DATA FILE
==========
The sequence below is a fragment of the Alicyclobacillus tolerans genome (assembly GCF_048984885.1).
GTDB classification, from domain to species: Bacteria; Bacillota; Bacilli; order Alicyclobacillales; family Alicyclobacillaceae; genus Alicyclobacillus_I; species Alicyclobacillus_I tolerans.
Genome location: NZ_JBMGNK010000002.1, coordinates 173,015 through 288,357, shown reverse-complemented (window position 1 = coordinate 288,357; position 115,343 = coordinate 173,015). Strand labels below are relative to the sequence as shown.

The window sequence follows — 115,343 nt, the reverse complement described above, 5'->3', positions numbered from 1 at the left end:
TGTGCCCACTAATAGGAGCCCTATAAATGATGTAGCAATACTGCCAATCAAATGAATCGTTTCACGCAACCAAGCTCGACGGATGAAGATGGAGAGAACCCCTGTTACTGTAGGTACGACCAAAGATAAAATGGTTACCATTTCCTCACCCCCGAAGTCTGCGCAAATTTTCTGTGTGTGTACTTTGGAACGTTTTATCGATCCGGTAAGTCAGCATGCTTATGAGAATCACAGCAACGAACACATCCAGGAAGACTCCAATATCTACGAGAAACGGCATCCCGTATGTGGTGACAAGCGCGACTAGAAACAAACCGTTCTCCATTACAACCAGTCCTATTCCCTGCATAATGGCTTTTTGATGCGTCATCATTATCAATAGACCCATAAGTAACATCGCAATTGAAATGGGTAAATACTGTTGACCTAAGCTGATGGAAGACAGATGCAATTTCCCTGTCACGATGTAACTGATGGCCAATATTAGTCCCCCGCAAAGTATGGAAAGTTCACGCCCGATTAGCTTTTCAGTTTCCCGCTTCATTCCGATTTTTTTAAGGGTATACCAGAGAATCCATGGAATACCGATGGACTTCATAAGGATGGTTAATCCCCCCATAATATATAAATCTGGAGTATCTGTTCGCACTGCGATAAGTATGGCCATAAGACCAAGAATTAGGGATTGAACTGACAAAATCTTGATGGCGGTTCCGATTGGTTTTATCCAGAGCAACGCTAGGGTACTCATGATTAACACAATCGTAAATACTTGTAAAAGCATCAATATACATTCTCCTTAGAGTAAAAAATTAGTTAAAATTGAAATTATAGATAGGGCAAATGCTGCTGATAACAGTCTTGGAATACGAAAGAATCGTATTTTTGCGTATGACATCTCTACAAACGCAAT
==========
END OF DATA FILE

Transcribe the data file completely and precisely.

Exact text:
The sequence below is a fragment of the Alicyclobacillus tolerans genome (assembly GCF_048984885.1).
GTDB classification, from domain to species: Bacteria; Bacillota; Bacilli; order Alicyclobacillales; family Alicyclobacillaceae; genus Alicyclobacillus_I; species Alicyclobacillus_I tolerans.
Genome location: NZ_JBMGNK010000002.1, coordinates 173,015 through 288,357, shown reverse-complemented (window position 1 = coordinate 288,357; position 115,343 = coordinate 173,015). Strand labels below are relative to the sequence as shown.

The window sequence follows — 115,343 nt, the reverse complement described above, 5'->3', positions numbered from 1 at the left end:
TGTGCCCACTAATAGGAGCCCTATAAATGATGTAGCAATACTGCCAATCAAATGAATCGTTTCACGCAACCAAGCTCGACGGATGAAGATGGAGAGAACCCCTGTTACTGTAGGTACGACCAAAGATAAAATGGTTACCATTTCCTCACCCCCGAAGTCTGCGCAAATTTTCTGTGTGTGTACTTTGGAACGTTTTATCGATCCGGTAAGTCAGCATGCTTATGAGAATCACAGCAACGAACACATCCAGGAAGACTCCAATATCTACGAGAAACGGCATCCCGTATGTGGTGACAAGCGCGACTAGAAACAAACCGTTCTCCATTACAACCAGTCCTATTCCCTGCATAATGGCTTTTTGATGCGTCATCATTATCAATAGACCCATAAGTAACATCGCAATTGAAATGGGTAAATACTGTTGACCTAAGCTGATGGAAGACAGATGCAATTTCCCTGTCACGATGTAACTGATGGCCAATATTAGTCCCCCGCAAAGTATGGAAAGTTCACGCCCGATTAGCTTTTCAGTTTCCCGCTTCATTCCGATTTTTTTAAGGGTATACCAGAGAATCCATGGAATACCGATGGACTTCATAAGGATGGTTAATCCCCCCATAATATATAAATCTGGAGTATCTGTTCGCACTGCGATAAGTATGGCCATAAGACCAAGAATTAGGGATTGAACTGACAAAATCTTGATGGCGGTTCCGATTGGTTTTATCCAGAGCAACGCTAGGGTACTCATGATTAACACAATCGTAAATACTTGTAAAAGCATCAATATACATTCTCCTTAGAGTAAAAAATTAGTTAAAATTGAAATTATAGATAGGGCAAATGCTGCTGATAACAGTCTTGGAATACGAAAGAATCGTATTTTTGCGTATGACATCTCTACAAACGCAAT